The Coming of Age of Complex Laparoscopy in a Community Teaching Hospital: Practice Patterns Learned From a Laparoscpic Ventral Hernia Repair Model

Ashwin A Kurian, MD, Sidhbh Gallagher, MD, Robert Josloff, MD. Abington Memorial Hospital

Objective: Assess practice patterns in the incorporation of complex laparoscopy by general surgeons in a community teaching hospital using a laparoscopic ventral hernia repair (LVHR) model.
Methods: Univariate and multivariate regression analysis of patient and intraoperative variables was conducted on a prospectively acquired database of LVHRs performed between April 2001 to July 2010. Patients were divided into, Group 1 (patients operated on by seven surgeons without advanced laparoscopic fellowship training) and Group 2 (patients operated on by three surgeons trained in advanced laparoscopic fellowships). A multivariate logistic regression model was created, to determine independent variables that correlate with length of procedure, (LOP: surrogate for the incorporation of advanced laparoscopic skills in the surgeons practice). P value <0.05 was considered significant.
Descriptive Analysis: 324 patients underwent elective LVHR with a mean age of 56.6 years. There were 230 patients in Group 1, and 94 patients in Group 2. The average BMI was 32.5 (range: 17 – 64). The overall conversion rate to open operation was 4.9%. The mean LOP was 96 minutes (range: 28 -418 minutes).
Univariate Analysis: The mean age was significantly higher in Group 2 (55 vs 59 years, p=0.03). There were a higher percentage of females (45% vs 67%, p=0.0006) and patients with incisional hernias (48% vs 76%, p=0.0001) in Group 2. The mean BMI and ASA grade distribution was not statistically dissimilar between the two groups. There was a significantly higher percentage of patients with recurrent hernias (19% vs 27%, p = 0.042) and complex hernias (21% vs 31%, p = 0.003) in Group 2. The mean size of mesh used in the repair (surrogate for hernia size) was significantly higher in Group 2 (175 vs 230 cm², p = 0.008), as was the mean number of trans-fascial sutures used (2.3 vs 4.5 sutures, p < 0.0001). The mean length of procedure was significantly longer in Group 2 (90 vs 112 minutes, p = 0.0008).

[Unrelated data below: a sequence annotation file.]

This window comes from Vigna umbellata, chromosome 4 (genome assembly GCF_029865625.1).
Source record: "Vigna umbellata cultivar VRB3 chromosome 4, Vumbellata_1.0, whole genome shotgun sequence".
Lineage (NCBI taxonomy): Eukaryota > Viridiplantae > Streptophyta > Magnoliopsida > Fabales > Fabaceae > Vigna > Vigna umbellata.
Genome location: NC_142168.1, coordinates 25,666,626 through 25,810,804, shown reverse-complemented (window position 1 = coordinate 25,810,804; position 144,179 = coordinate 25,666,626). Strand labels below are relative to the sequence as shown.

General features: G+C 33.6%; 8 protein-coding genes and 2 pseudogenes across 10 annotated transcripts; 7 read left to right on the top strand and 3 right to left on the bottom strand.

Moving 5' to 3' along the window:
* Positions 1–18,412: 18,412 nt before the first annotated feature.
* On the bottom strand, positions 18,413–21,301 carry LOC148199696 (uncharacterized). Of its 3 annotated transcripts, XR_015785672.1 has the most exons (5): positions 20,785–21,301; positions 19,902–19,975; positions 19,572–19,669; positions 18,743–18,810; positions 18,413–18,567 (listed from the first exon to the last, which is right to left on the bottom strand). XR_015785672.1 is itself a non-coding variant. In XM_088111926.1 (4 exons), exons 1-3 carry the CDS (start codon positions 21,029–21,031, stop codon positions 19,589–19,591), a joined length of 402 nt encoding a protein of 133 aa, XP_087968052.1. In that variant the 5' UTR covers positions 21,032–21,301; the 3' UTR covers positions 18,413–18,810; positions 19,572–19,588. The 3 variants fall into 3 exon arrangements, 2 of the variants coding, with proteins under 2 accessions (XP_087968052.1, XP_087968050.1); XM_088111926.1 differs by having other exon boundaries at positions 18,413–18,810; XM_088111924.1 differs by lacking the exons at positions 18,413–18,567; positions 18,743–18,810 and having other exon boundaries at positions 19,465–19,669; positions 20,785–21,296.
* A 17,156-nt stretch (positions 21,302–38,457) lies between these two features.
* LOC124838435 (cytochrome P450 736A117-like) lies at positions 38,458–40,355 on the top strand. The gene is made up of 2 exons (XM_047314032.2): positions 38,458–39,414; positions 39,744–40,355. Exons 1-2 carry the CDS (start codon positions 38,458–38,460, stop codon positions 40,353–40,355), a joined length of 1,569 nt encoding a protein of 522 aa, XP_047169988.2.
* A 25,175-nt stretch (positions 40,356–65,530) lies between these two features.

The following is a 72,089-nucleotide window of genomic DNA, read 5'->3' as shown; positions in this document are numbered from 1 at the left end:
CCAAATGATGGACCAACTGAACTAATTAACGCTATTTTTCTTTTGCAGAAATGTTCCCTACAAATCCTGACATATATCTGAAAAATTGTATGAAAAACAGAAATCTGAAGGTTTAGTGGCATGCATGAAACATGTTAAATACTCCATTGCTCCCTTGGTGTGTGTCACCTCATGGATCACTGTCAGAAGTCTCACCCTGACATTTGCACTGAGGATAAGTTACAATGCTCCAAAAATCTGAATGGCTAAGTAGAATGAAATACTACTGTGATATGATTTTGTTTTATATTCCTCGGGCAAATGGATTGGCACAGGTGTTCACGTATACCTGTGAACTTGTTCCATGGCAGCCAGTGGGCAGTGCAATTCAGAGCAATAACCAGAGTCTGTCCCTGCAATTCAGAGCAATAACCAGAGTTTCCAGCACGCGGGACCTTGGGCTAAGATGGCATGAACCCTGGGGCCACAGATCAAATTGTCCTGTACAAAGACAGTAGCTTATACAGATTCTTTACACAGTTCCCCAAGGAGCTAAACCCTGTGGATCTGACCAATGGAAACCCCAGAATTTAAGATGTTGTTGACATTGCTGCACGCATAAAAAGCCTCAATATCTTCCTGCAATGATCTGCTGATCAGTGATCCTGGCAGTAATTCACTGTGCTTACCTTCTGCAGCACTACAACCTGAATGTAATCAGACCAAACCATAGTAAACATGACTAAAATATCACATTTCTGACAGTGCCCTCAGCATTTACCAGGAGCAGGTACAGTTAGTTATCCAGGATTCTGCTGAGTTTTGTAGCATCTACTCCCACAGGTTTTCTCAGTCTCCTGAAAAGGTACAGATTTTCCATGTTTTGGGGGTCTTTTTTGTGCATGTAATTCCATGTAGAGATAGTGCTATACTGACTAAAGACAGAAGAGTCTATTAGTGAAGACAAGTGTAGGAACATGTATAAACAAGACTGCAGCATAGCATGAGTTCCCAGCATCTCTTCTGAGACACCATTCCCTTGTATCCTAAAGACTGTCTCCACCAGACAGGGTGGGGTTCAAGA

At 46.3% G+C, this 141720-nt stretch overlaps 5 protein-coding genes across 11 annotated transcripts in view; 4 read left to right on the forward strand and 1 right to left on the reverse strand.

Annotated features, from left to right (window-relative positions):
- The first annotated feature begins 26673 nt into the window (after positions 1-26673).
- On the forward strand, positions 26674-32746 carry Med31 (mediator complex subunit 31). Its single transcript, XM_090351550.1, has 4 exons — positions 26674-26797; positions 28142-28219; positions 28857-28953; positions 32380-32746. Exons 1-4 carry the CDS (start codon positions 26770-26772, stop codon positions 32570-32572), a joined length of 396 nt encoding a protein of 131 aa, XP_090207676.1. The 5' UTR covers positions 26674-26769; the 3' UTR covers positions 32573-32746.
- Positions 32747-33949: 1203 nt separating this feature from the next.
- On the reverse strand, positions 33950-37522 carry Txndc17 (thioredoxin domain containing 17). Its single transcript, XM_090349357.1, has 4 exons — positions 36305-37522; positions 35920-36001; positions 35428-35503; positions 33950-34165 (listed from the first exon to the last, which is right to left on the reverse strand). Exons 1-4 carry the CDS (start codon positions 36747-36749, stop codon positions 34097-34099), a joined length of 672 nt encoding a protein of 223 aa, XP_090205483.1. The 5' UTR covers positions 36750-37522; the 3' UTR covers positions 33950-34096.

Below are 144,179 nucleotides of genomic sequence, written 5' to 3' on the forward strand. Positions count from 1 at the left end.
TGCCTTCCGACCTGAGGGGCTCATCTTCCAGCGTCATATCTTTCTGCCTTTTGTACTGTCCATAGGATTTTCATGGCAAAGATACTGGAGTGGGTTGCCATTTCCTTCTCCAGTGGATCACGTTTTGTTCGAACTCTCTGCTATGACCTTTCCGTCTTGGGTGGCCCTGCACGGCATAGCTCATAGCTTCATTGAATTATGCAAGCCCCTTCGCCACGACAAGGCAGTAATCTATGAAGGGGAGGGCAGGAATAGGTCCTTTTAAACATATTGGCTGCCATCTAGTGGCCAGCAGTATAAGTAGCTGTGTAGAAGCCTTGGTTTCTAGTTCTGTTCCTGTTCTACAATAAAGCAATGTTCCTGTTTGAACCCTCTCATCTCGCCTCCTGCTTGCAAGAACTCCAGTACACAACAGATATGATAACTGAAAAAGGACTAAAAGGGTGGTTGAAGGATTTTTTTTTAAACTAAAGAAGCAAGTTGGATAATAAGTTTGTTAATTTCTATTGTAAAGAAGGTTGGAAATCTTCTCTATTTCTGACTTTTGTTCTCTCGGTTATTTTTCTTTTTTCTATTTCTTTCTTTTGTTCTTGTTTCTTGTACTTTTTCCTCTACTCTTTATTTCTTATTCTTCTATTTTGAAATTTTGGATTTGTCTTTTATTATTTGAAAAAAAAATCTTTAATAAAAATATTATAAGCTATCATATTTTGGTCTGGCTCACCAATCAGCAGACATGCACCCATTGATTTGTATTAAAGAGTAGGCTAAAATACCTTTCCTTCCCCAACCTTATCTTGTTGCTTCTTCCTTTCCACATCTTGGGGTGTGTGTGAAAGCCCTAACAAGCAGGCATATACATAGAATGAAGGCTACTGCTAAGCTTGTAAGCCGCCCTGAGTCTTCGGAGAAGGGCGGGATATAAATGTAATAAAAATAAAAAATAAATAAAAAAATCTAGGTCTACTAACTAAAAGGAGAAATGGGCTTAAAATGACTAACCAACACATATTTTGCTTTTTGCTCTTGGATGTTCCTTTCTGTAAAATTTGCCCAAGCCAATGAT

Logistic Regression: A multivariaite logistic regression model was created with LOP being the dependent variable. Five factors were independently associated with a significant longer LOP on mutivariate logistic regression analysis (p<0.05): mesh size (p<0.0001), complex hernias (p=0.0002), incisional hernia (p=0.0003), lysis of adhesions (p=0.001) and patient age (p=0.02). Significantly, an advanced laparoscopic fellowship was not independently associated with LOP.

Conclusions: Practice patterns suggest incorporation of laparoscopic techniques in the management of ventral hernias among general surgeons. Surgeons with advanced laparoscopic training tend to operate on larger and more complicated ventral hernias. Advanced laparoscopic training does not significantly decrease the length of this particular procedure, suggesting that general surgeons have incorporated the skills required to approach the laparoscopic management of ventral hernias into their skill set. Mesh size, complex hernias, incisional hernias, need for lysis of adhesions and patient age independently predict a longer length of procedure when a patient undergoes a laparoscopic ventral hernia repair.

Session: SS13
Program Number: S083

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